Angela  

    Is there training that that therapy teams have to go through in order to prepare for visits?

    Mary Margaret 

    Most teams choose to do some sort of preparation, there’s not one particular answer for every animal, right, you need to have some core obedience skill. So if we’re talking about dogs, you should be able to walk on a leash a loose leash appropriately, you should be able to listen to your handler and, and sit or down, right, and greet people appropriately, not too exuberantly, right, especially if you happen to be maybe one of those larger breeds, because you might be interacting with smaller, vulnerable populations, right, seniors who may not be steady on their feet, people with delicate skin who a scratch, even if it’s not intentional, could break the skin. So you have to be wanting these animals need to want to do this, but be able to do it in a controlled manner, right, without being overly exuberant. So some people do dog training classes or things like that. Some people choose to do a lot of this training and exposure independently on their own. And either way is fine, right? A lot of times it’s, it’s refining what’s already sort of comes naturally to this animal who wants to interact with people?

    Angela  

    And do you have an evaluation process that therapy teams undergo? We

    Mary Margaret 

    do. So once you have decided you and your animal are ready, you’ve done your training, your animals sort of prepared and you feel confident in their ability to interact with folks. Pet Partners does provide an evaluation, it’s sort of like a simulation of what you might come across on a visit, right? So it’s almost like a big role play where you bring your animal and have them meet the evaluator, and then they’re in settings where maybe there’s a distracting noise in the corner, can your animal recover and still pay attention to you, you have to walk past another animal, another dog neutrally, right. So there’s no potential anxiety or aggression or fear based responses from being in close proximity to another animal. And you’re doing things like seeing how they behave when they’re exposed to medical equipment, like a walker, or a cane or wheelchair, things like that. That’s sort of the core of that evaluation skills, that just demonstrates that your animals going to be reliable in public in a variety of different settings.

    Angela  

    So I have a friend, and I, the name of your group sounds familiar, because she may have been one of your teams here in Spokane. She would take her golden retriever Desi to hospice care. I happen to know that. Well, I mean, everybody happens to know that everything got screwed up by COVID. But, you know, therapy teams were kept out of a lot of their arenas during COVID restriction times, and I know my friend hasn’t been able to go back for personal reasons. Has therapy, animal teams, and their work? Have they recovered from COVID? Are we at full operation?

    Mary Margaret 

    I think we’re still in a recovery period. Personally, I think that B with the impact of COVID, you know, reduce people’s ability to keep visiting, and then we know, and sadly, animals simply don’t live as long as people, right. And one of the things we value so much about our handlers is that they’re putting their animals welfare first. And so as animals aged, at that time, when visit started happening again, I think a lot of handlers ask themselves the question, should we keep doing this and, and maybe decided not to in the best interest of their animals. So we’ve seen a lot of recovery in the last in even in this last year, most notably, right so far in the first part of 2024. We’re seeing a rapid growth, but I don’t think we’re back to where we were pre COVID and It’s a great opportunity. If you’re looking for a way to engage in your community, it’s a great opportunity to do so because you also get to bring your best friend, your beloved pet, your dear pal with you. And being a therapy animal team only strengthens the relationship you have with your animal, if you’re honoring their choices, and and being their advocate in these situations, they know to trust you, you guys have great experiences together and you come home, and you have a great time you blow off some steam, you relax, and you think, wow, we did we made a big difference today.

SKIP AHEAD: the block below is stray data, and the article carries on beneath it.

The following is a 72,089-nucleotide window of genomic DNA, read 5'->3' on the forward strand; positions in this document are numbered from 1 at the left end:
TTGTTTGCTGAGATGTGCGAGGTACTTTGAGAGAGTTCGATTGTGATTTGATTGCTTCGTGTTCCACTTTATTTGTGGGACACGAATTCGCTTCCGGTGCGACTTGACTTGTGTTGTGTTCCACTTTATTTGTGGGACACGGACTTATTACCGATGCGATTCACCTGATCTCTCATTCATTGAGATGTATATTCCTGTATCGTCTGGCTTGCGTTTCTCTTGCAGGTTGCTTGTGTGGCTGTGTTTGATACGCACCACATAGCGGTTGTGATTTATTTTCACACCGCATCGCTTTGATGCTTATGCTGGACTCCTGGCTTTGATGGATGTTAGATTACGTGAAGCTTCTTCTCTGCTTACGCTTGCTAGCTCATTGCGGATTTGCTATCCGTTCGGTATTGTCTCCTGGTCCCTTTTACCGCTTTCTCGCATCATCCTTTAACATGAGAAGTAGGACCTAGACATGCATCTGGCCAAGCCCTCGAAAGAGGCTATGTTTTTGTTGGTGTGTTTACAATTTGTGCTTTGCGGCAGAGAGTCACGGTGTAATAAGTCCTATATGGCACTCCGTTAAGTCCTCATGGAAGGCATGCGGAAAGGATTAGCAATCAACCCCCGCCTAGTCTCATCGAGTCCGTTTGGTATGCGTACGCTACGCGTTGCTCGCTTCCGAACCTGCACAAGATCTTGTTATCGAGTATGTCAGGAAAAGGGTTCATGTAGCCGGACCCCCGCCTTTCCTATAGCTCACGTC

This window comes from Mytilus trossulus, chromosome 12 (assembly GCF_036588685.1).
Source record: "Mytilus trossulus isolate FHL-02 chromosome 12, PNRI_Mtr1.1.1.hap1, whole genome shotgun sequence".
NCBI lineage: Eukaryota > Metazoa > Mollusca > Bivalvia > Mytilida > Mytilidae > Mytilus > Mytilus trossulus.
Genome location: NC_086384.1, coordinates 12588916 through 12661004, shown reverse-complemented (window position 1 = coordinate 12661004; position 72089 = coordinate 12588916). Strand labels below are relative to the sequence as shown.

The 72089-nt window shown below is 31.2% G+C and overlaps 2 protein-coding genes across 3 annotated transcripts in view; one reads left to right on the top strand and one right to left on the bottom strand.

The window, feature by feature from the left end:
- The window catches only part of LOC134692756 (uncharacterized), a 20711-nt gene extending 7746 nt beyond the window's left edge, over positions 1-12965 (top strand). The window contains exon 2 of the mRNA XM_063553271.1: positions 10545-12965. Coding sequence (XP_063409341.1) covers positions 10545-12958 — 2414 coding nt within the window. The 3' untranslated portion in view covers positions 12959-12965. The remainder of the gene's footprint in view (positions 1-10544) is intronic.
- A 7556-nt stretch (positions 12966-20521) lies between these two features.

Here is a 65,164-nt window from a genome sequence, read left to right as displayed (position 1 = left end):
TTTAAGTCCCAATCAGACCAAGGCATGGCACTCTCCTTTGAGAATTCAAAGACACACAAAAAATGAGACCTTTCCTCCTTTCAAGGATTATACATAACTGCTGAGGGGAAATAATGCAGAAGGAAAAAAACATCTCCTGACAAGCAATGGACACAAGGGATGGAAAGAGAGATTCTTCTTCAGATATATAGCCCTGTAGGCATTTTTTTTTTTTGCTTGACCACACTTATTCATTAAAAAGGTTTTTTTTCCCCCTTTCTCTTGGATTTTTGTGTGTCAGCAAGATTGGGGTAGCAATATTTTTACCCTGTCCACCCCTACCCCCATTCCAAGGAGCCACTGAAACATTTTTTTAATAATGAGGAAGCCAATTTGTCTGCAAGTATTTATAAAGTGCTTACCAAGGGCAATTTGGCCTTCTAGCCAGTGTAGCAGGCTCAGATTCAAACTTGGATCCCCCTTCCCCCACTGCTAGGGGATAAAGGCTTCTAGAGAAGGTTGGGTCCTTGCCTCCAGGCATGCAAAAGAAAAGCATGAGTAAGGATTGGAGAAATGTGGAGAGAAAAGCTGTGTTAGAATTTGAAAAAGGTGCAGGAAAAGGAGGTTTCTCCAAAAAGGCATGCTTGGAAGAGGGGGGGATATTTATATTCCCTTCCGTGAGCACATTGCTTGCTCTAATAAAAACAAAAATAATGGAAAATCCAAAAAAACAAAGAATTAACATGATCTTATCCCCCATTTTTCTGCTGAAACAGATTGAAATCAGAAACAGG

Angela  

    So what kind of methods are you using to recruit new therapy teams?

    Mary Margaret 

    Well, I think a lot of people aren’t sure if, you know, they’re not sure if they meet the standards, their animals going to meet the standard. And so I think that’s sort of the first question, we also know that the amount of time it takes for someone deciding maybe they’re interested in going through the steps can take a while because you do need to have your veterinarian sign off on a health form that says your animals healthy, right, you need to do your own education, you may want to take some time to practice your behavior and obedience skills before you evaluate. So it can take a few steps, but I really want to encourage anyone who’s ever thought, I wonder, take some of those first steps do some of that learning, right? And really what it is, is you can go out, you can interact, have your animals interact in public and in safe, controlled places and really pay attention. Sure animal look like they’re enjoying pets, right? I think a lot of people worry that they need to have obedience skills that are equivalent to like, you know, a, a show trial. It’s not the case, right? You don’t have to have the perfect heel, you don’t have to have all these things. You need an animal who is going to follow your cues and is safe and controlled in physical spaces. But it doesn’t have to be perfection. So people who are worried, oh, I’m not sure they’re not always perfect. Don’t let perfect be the enemy of good, I would say start exploring it and practice the skills you need to practice.

    Angela